Cinema: History and Criticism, Week 9
Cinema: History and Criticism, Week 9 ENGL 212
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This 3 page Class Notes was uploaded by annazeberlein on Sunday March 20, 2016. The Class Notes belongs to ENGL 212 at College of Charleston taught by Dr. Colleen Glenn in Spring 2016. Since its upload, it has received 15 views. For similar materials see Cinema: History and Criticism in Foreign Language at College of Charleston.
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Date Created: 03/20/16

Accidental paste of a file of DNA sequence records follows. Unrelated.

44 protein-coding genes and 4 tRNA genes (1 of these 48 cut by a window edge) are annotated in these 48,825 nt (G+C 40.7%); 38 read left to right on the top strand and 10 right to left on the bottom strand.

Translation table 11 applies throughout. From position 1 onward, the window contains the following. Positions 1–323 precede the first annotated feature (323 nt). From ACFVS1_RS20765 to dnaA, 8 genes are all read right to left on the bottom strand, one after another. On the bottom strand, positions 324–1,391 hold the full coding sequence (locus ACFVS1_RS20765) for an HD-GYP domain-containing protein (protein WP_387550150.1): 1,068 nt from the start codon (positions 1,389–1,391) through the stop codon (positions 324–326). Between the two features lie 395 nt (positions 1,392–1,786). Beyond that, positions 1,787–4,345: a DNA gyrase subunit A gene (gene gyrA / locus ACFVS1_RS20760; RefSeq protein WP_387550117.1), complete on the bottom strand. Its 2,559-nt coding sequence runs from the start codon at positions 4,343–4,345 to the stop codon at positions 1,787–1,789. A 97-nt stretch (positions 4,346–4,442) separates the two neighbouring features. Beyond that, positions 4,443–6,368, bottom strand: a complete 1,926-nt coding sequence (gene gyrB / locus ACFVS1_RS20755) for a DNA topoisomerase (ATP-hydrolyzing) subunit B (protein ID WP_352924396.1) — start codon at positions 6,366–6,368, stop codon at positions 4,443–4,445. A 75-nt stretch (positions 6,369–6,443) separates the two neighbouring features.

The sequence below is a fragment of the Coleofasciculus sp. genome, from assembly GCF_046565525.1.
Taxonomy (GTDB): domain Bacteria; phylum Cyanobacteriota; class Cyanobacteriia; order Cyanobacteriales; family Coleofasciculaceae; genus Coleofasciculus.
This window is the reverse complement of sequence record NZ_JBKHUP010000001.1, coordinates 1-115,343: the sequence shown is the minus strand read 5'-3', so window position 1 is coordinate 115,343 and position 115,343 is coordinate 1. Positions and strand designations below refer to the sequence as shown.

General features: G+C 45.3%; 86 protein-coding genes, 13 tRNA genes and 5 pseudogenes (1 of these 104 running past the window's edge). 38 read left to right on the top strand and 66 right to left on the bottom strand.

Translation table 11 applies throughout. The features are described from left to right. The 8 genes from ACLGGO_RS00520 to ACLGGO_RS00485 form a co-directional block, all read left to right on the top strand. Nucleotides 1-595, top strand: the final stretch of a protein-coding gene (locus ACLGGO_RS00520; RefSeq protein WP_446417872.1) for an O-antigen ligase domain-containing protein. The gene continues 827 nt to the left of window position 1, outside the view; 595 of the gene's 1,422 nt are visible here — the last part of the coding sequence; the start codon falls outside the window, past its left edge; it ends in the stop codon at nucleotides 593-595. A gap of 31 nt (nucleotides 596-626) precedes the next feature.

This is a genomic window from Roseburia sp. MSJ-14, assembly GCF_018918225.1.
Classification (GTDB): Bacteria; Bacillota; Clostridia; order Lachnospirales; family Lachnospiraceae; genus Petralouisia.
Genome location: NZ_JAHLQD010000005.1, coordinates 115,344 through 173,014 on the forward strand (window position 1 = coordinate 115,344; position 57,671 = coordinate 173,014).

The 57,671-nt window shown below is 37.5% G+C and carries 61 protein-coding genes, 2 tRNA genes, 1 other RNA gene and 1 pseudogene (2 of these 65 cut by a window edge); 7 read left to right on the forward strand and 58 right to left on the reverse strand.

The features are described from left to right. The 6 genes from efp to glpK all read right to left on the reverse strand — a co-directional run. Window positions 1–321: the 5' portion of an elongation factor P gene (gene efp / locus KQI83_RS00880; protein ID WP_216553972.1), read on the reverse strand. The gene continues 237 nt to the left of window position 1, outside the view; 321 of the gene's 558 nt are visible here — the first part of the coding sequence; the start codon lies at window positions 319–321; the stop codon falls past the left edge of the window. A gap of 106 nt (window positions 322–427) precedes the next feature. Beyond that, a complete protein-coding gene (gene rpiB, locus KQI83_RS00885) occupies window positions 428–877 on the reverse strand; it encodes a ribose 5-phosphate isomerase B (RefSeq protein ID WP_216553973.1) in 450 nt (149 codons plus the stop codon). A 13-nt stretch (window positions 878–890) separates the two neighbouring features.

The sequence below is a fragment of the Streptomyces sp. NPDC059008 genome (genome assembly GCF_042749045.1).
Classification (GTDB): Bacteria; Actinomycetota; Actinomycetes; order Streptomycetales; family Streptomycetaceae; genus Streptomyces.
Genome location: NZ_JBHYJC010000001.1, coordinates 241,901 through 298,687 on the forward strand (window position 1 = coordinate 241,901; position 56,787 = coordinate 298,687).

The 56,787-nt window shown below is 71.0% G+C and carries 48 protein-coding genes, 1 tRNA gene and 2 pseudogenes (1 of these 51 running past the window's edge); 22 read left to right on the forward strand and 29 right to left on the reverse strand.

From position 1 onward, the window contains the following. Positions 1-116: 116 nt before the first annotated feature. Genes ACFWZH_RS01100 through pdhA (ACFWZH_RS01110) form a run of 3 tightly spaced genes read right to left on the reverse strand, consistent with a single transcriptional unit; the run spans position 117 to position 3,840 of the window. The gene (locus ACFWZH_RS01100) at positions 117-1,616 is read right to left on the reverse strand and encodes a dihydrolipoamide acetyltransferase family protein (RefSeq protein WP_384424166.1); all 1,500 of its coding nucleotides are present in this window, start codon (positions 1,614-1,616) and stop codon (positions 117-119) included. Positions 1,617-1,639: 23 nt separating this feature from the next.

Cinema: History and Criticism, Week 9 Film Editing - Editing – the process of selecting and joining film footage and shots together o Coordination of one shot with the next o One of the most important components of film - How the shots are joined together is the decision of the editor - Done as part of the post production process - Now done digitally as opposed to literally cutting strips of film - Editing defies our normal, every day experiences, allows us to manipulate space and time and move in it o But this doesn’t disorient us - Editing is done in such a way as to be invisible o Cutting can be used to create a realistic effect, despite how unrealistic it is in our every day life o It can be done to hyper dramatize events - Short history of editing o 1895-1918 Muybridge and Marey were the pioneers Stop motion photography used to create a sense of edting o 1919-1929 Soviet montage comes around in this era Deliberately political (supporting the communist revolution, used to spread their message and garner support) Propaganda films Montage is a French word for editing Its now considered a style where the cuts are exaggerated and noticeable on purpose Arises from the collision of independent shots Certain cuts would be put together to force the viewer to put the meaning of them together o 1930-1959 America is consistently conservative Editing developed greatly in the studio era, there was a consistent practice sequence of editing, sound, cinematography o 1960-1989 Once we move past the studio system, there’s a more modern theme in editing, it becomes more experimental Influenced by European filmmakers o 1990s-present The digital age of editing The average shot length has gotten much shorter Attention span Increased use of CGI Anyone can make a film (availability of film technology) - Elements of editing o The cuts – foundation of editing The join or splice between two separate shots or scenes o Transitions and how shots are joined together Fade out – image gradually darkens until black when the image disappears Fade in – image gradually lightens from black Dissolve – image partially fades and a new image takes its place (soft transition, often indicates memory) Iris in Iris out Wipe – one shot replaces another shot with a line between them that moves across the screen, literally pushing one shot out of the frame Many of these transitions indicate that time and/or space has passed o Continuity editing Tells a story efficiently with minimal effort from the viewer Immersing ourselves in the fantasy One of the basic principles is that one shot has a direct relation to the next shot Rules of continuity editing Graphic qualities are similar from shot to shot o Figures are balanced, action is central The longer the shot, the longer the shot is left onscreen, it has a rhythm An establishing shot creates a 180 degree line, establishes setting, orients viewer as to where the action is happening with the characters Approximates the experience of real time by following human action The axis of action (180 degree line) No violation of spacial principles Consistent eye lines, screen direction The Graduate (1967 – Mike Nichols) - a direct result of the turmoil of the 60’s o political and social unrest and violence (Vietnam War protests) o Kennedy’s assassination - On the verge of the 70’s, a very “me” centered generation - A universal “coming of age” story - Tight framing of Ben, emphasizing his feeling of claustrophobia - He’s constantly getting put on display, and maybe this is why he chooses to be with Mrs. Robinson because he gets to do something secret - Everything is the same for Ben o Mrs. Robinson is what changes things - He can’t live doing what he wants to do or do what his parents want him to do - Mrs. Robinson is really just very lonely, trapped in a loveless marriage, which is part of the reason she doesn’t want him going after Elaine, because she doesn’t want to be left behind. o She resents her daughter, blaming her for taking away her life and her freedom She punishes her by forcing her into a marriage she doesn’t want